At Kairoh Garden in The Gambia, students from Delft are spearheading a groundbreaking hydroponics project, introducing this innovative technology to schools and community gardens for women groups. Given The Gambia’s limited rainfall (only three months per year), hydroponics emerges as a water-saving solution with immense potential.
Tasked with teaching entrepreneurship at a local school, the students went beyond conventional methods, collaborating with students to build a cost-effective hydroponic system. This system, designed with local materials, serves as a practical model for testing and acclimating to the technology, addressing the crucial question of reproducibility at a low cost.
However, the students acknowledge certain limitations. To ensure the success of hydroponics for women in community gardens, key conditions must be met, including easy access to affordable nutrients, a pump-free system, careful handling by users, and bridging the gap between harvesting and market access to make it economically attractive. The students emphasize that for hydroponics to flourish, a delicate balance must be struck—nutrients must be accessible for women to adopt the system, but businesses will only invest in providing these resources if hydroponics proves successful with a customer base.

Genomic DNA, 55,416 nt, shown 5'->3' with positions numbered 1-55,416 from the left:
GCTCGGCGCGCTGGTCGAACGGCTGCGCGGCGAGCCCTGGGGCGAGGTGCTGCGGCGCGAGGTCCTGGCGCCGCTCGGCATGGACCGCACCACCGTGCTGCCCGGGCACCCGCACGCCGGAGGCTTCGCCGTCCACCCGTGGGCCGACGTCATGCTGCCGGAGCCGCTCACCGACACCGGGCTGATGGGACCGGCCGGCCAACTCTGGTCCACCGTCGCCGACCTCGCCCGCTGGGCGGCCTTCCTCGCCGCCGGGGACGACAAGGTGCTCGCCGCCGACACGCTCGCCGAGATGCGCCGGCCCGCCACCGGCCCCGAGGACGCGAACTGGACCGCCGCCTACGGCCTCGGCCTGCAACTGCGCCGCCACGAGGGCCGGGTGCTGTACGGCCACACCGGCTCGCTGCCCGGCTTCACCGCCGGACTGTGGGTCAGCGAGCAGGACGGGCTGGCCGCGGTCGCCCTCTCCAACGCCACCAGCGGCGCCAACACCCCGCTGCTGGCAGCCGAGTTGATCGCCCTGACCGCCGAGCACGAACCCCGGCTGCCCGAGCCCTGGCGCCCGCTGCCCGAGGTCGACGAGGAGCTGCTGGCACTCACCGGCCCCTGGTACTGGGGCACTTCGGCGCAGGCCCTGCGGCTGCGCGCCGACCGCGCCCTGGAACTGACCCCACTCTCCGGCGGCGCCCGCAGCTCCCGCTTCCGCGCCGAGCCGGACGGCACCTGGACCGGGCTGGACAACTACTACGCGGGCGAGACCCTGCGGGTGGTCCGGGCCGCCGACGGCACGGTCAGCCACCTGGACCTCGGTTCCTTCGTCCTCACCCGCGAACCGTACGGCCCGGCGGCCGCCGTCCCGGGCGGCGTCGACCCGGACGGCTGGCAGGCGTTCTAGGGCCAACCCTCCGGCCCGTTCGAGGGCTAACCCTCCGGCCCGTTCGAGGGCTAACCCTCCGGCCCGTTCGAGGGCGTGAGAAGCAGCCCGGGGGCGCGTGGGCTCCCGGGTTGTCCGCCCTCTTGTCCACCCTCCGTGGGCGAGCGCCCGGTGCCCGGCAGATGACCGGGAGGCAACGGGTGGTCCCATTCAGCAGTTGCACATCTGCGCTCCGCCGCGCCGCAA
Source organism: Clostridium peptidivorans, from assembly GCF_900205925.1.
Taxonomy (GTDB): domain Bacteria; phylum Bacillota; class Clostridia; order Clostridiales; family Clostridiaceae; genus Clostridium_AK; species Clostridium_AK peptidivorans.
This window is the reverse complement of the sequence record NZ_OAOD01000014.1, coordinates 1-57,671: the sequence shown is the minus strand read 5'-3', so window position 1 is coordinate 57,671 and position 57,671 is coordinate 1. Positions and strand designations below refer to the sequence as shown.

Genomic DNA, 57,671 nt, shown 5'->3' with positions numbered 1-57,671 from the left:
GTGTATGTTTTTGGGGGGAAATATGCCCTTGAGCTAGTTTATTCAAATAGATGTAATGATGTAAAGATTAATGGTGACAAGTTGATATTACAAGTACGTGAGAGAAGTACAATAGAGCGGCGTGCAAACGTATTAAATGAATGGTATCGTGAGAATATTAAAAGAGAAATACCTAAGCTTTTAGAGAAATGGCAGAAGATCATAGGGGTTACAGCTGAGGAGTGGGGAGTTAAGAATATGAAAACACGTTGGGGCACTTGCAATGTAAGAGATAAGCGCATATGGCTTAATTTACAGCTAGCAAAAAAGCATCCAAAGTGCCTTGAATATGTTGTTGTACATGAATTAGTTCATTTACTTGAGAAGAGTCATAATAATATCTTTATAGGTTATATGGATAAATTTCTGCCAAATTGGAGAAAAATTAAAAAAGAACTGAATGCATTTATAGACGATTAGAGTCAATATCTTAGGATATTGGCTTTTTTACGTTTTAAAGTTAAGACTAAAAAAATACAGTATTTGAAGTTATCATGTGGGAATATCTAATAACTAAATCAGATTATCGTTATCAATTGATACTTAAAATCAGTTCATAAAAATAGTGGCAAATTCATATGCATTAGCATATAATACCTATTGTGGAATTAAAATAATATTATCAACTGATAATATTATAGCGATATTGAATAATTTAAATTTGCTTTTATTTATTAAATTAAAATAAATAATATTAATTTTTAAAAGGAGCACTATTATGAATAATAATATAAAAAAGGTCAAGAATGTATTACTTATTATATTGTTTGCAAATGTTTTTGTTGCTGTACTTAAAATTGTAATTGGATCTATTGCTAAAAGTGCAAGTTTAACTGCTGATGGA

Despite challenges, the students see hydroponics as a transformative solution for issues like water scarcity, weed control, and labor-intensive tasks. With thoughtful planning and community support, hydroponics holds the promise of empowering Gambian women in their agricultural endeavors.